# $\bmod n\!:\ a^n \equiv 1\!\iff\!$ order of $a$ divides $n,\,$ e.g. when $\,n = \phi(m)$

How can I show that the order of an element modulo $$m$$ divides $$\phi(m)$$?

I know that if $$a$$ and $$m$$ are relatively prime, then the least positive integer $$x$$ such that $$a^x\equiv1\pmod m$$ is its order modulo $$m$$. I also know that, by Euler's theorem, $$a^{\phi(m)}\equiv1\pmod m$$. Therefore, it must be the case that $$x\leq\phi(m)$$

However, all that I am left to do is to show that $$kx=\phi(m)$$, for some integer $$k$$. Do you guys have an idea on how to do this? Thanks in advance!

Hint: Let $$\phi(m)=xq+r$$, where $$0\le r. Show that $$a^r\equiv 1 \pmod{m}$$. This contradicts the definition of $$x$$, unless $$r=0$$.

Elaboration yields conceptual insight. We view it as a special case of a fundamental result that characterizes cycles (period) of powers in modular arithmetic. Below the modulus $$\rm m$$ is fixed and often unnotated. [Note: we can remove the need to know Euler's or Fermat's Theorem by recalling a common pigeonhole proof that $$\rm\,\color{#0a0}a\,$$ has finite order iff $$\rm\color{#0a0}{\,a\ \text{is coprime to }\, m}\, -\:\!$$ cf. $$\rm\color{darkorange}{Lemma}$$ below].

The set $$\cal O$$ of integers $$\,\rm n\! >\!0\,$$ with $$\rm\,a^{\large n} \equiv 1\,$$ is $$\smash{\rm\overset{\textstyle (\color{#0a0}{a,m})=\color{}1^{\phantom{|^.}}\!\!}{\color{darkorange}{nonempty}}}$$ & closed under $$\rm\color{#c00}{subtraction_{>0}},\,$$ i.e.

$$\rm \color{#90f}n>\color{#0a0}k\in{\cal O}\,\Rightarrow\ \color{#c00}{n\!-\!k}\in{\cal O}\ \ \ [{\rm by}\ \ 1\equiv \color{#90f}{a^{\large n}} \equiv a^{\large n-k}\, \color{#0a0}{a^{\large k}} \equiv a^{\large\color{#c00}{n-k}}]$$

Thus every element of $$\rm\,\cal O\,$$ is divisible by its least element $$\rm\,\ell\ \!$$ := order of $$\rm\,a,\,$$ by below.

Theorem $$\$$ If a nonempty set of positive integers $$\rm\,\cal O\,$$ satisfies $$\rm\ n > k\, \in {\cal O} \, \Rightarrow\, n\!-\!k\, \in \cal O$$
then every element of $$\rm\,\cal O\,$$ is a multiple of the least element $$\rm\,\ell \in\cal O.$$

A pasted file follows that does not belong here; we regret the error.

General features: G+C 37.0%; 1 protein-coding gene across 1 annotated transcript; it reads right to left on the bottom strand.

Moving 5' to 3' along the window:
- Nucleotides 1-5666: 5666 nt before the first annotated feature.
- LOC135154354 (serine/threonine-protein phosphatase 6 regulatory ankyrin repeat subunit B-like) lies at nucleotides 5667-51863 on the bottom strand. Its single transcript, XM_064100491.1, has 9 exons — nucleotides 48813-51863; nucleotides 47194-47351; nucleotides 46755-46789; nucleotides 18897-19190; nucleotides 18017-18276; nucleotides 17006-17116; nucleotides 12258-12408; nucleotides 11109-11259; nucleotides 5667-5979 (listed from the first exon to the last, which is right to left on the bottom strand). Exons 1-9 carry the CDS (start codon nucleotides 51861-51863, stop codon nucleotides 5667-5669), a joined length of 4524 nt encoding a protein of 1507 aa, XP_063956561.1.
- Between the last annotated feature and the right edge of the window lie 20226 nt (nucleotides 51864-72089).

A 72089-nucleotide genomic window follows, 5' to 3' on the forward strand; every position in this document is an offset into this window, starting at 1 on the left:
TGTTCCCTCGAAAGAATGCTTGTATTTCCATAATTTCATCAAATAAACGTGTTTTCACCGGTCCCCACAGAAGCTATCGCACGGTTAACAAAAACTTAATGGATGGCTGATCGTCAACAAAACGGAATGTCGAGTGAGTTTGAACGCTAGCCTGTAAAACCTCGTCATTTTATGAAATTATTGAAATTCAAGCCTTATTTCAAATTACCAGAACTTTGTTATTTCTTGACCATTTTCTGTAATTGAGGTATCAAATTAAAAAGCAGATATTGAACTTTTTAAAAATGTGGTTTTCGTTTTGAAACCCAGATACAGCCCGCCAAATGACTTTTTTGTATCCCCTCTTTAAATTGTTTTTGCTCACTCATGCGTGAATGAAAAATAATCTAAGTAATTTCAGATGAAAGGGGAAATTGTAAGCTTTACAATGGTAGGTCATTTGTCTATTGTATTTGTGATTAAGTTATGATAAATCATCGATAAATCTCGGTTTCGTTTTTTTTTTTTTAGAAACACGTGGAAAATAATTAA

Proof $$\$$ If not there's a least nonmultiple $$\rm\,n\in \cal O,\,$$ contra $$\rm\,n\!-\!\ell \in \cal O\,$$ is a nonmultiple of $$\rm\,\ell$$.

Remark  This immediately yields the following very useful

Corollary$$\:\!_1$$ $$\$$ If $$\,\color{#c00}{a^{\large \ell}\equiv 1}\,$$ then $$\ \ell\mid n\,\Rightarrow\, a^{\large n}\!\equiv 1,\,$$ and conversely if $$\,a\,$$ has order $$\,\ell$$

Proof $$\ \ (\Rightarrow)\ \ n =\ell k\,\Rightarrow\, a^{\large n}\! \equiv (\color{#c00}{a^{\large \ell}})^{\large k}\!\equiv \color{#c00}{ 1}^k\equiv 1\,$$ by the Congruence Power Rule.
$$\,(\Leftarrow)\,\ a^n\equiv 1,\ \ell := {\rm ord}(a)\Rightarrow \ell\mid n\,$$ by prior Theorem (cf. line preceding Theorem).

Corollary$$\:\!_2$$ $$\ \ a\,$$ has $$\color{}{{\rm order}\,\ \ell}$$ $$\iff \left[\, a^{\large n}\! \equiv 1\!\iff\! \ell\mid n\,\right]$$

Proof $$\ (\Rightarrow)\,$$ By Corollary$$\:\!_1$$. $$\ (\Leftarrow)\$$ By the equivalence the least positive $$n$$ with $$\,a^n\equiv 1$$ equals the least positive multiple of $$\,\ell,\,$$ which is $$\,\ell$$.

See here for elaboration on the Theorem, including other proofs. For more on the key innate algebraic structure see this post on order ideals / groups and denominator ideals.

$$\rm\color{darkorange}{Lemma}\ \ \ a^k\equiv \color{#c00}1\pmod{\!m}\,$$ for some $$\rm\,0 Proof:

$$\rm(\Rightarrow)\,\ \color{#0a0}a\,a^{k-1}+\color{#0a0}mk = \color{#c00}1\Rightarrow (\color{#0a0}{a,m})=1,\,$$ by $$\rm\,d\mid\color{#0a0}{a,m}\Rightarrow d\mid\color{#c00}1.\,\$$ $$(\Leftarrow)\$$ By $$\rm\,|\Bbb Z_m\backslash \:\!0\:\!|=m\!-\!1 <\color{#90f}m\,$$ & pigeonhole there are $$\rm \,1\le k with $$\rm \,a^j\equiv a^k$$ so $$\rm\,a^{j-k}\equiv 1\,$$ via cancel $$\,\rm a^k\,$$ (i.e. cancel $$\rm\,a\,$$ from both sides, repeated $$\rm\,k\,$$ times, recalling $$\rm (\color{#0a0}{a,m})=1\Rightarrow \rm\color{c00}a\,$$ is invertible so cancellable). By the inequalities we have $$\rm\,j-k\le \color{#90f}m-1 < m.\,$$

• See here and here for generalizations of the $\rm\color{darkorange}{Lemma}\ \$ Nov 27, 2022 at 13:54
• If group theory is known then we can use Lagrange's Theorem to prove the corollaries. $\ \$ Jun 12 at 13:09